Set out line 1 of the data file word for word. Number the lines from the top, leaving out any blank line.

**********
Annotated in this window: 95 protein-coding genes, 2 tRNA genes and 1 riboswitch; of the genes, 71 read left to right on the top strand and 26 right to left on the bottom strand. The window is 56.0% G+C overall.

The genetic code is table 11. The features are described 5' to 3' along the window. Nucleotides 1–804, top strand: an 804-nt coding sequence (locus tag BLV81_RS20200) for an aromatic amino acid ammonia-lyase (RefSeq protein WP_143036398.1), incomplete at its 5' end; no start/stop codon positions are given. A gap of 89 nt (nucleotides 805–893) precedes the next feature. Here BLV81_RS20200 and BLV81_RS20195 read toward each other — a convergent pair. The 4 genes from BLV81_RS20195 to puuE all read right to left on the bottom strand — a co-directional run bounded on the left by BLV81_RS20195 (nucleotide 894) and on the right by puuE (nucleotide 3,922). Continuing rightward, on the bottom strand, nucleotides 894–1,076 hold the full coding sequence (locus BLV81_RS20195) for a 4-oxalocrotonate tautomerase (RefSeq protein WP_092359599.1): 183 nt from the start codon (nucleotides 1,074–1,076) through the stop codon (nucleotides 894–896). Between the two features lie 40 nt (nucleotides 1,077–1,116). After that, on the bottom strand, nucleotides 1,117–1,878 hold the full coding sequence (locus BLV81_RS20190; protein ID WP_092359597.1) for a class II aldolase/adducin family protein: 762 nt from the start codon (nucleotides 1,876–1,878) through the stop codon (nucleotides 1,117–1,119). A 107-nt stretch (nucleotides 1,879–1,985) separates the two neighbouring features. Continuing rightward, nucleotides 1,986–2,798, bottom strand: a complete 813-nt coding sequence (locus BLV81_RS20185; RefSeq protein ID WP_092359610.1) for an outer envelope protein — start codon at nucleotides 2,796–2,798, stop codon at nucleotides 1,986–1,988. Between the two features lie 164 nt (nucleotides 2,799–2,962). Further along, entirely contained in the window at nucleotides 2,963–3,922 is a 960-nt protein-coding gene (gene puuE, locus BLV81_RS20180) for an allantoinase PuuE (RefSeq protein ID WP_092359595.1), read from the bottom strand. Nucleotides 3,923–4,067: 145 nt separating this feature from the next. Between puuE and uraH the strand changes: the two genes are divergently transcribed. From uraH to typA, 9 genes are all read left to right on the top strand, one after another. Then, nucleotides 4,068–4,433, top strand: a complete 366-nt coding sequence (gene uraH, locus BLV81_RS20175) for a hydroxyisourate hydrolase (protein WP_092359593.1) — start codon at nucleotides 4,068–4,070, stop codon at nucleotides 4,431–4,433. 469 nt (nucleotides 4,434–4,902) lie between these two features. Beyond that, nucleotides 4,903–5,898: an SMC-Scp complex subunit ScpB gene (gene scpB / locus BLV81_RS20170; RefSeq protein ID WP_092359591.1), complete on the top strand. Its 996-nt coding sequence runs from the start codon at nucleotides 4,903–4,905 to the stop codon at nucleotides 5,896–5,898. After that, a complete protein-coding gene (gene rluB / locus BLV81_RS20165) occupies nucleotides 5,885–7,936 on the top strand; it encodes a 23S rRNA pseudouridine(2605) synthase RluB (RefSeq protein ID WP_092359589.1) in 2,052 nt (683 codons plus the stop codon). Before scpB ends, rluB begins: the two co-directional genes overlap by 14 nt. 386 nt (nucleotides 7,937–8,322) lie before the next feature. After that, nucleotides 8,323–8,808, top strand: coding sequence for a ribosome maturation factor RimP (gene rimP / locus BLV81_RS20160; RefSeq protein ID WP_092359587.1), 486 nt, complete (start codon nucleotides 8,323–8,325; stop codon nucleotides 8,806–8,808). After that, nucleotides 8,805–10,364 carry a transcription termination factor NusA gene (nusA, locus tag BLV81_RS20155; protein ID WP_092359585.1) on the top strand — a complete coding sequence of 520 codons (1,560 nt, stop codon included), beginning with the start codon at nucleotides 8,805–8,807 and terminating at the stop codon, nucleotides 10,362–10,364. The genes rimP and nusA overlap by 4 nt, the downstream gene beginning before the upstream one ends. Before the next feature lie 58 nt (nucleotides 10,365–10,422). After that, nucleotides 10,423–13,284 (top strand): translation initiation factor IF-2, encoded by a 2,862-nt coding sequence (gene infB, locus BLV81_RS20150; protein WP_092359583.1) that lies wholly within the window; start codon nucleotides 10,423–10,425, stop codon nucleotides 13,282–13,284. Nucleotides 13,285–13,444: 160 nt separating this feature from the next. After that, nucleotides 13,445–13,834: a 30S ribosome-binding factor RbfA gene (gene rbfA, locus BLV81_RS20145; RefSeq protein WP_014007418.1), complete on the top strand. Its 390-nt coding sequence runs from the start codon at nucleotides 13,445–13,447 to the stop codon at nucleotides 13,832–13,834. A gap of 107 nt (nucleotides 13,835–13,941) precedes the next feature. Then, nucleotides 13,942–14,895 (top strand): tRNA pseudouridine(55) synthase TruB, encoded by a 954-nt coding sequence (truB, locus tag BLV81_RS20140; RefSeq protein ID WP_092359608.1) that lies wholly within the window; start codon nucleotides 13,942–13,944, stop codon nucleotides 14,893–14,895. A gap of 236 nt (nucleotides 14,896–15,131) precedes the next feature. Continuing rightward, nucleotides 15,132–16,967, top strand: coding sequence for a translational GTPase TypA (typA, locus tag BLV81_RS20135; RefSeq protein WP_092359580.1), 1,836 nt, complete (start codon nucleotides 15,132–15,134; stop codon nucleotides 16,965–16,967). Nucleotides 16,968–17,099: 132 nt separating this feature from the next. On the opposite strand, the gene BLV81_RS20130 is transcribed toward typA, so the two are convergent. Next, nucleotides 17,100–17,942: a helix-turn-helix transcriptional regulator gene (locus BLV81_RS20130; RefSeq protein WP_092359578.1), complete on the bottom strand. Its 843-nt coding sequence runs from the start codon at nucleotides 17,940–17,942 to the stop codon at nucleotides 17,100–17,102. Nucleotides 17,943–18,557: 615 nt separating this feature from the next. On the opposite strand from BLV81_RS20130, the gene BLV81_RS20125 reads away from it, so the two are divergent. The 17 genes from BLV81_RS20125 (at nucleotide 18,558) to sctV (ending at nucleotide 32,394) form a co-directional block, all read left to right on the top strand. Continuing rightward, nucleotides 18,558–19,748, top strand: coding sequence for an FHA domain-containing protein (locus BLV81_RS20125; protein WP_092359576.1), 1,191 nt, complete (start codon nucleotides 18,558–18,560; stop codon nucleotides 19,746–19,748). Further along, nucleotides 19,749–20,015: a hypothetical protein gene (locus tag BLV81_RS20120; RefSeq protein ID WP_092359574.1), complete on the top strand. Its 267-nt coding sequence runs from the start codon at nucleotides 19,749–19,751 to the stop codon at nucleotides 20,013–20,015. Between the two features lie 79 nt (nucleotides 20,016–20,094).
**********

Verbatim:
Annotated in this window: 95 protein-coding genes, 2 tRNA genes and 1 riboswitch; of the genes, 71 read left to right on the top strand and 26 right to left on the bottom strand. The window is 56.0% G+C overall.